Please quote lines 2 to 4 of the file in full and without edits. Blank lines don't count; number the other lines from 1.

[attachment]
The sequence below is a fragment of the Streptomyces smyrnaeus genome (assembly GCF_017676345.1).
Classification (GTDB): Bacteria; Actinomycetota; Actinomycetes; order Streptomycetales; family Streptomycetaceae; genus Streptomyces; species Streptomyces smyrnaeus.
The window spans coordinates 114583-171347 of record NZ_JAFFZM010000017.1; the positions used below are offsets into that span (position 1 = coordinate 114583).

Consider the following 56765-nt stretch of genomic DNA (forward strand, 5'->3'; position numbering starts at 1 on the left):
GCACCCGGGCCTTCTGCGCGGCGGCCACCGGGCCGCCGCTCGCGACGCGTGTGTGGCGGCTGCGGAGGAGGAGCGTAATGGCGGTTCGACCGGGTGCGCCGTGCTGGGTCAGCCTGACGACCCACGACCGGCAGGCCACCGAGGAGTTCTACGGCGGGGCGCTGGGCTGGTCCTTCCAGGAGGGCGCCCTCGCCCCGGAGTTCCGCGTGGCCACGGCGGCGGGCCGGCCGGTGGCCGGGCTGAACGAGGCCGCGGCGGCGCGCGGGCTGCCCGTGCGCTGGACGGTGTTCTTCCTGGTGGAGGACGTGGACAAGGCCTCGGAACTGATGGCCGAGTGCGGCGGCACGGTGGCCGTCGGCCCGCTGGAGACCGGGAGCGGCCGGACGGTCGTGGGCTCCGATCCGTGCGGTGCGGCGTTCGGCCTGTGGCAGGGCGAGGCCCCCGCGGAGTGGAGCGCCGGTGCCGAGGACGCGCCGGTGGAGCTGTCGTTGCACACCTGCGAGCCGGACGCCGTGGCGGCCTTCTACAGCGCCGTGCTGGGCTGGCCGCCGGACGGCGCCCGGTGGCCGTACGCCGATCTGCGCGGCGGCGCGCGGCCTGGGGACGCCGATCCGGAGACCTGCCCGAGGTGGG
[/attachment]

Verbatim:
Classification (GTDB): Bacteria; Actinomycetota; Actinomycetes; order Streptomycetales; family Streptomycetaceae; genus Streptomyces; species Streptomyces smyrnaeus.
The window spans coordinates 114583-171347 of record NZ_JAFFZM010000017.1; the positions used below are offsets into that span (position 1 = coordinate 114583).

Consider the following 56765-nt stretch of genomic DNA (forward strand, 5'->3'; position numbering starts at 1 on the left):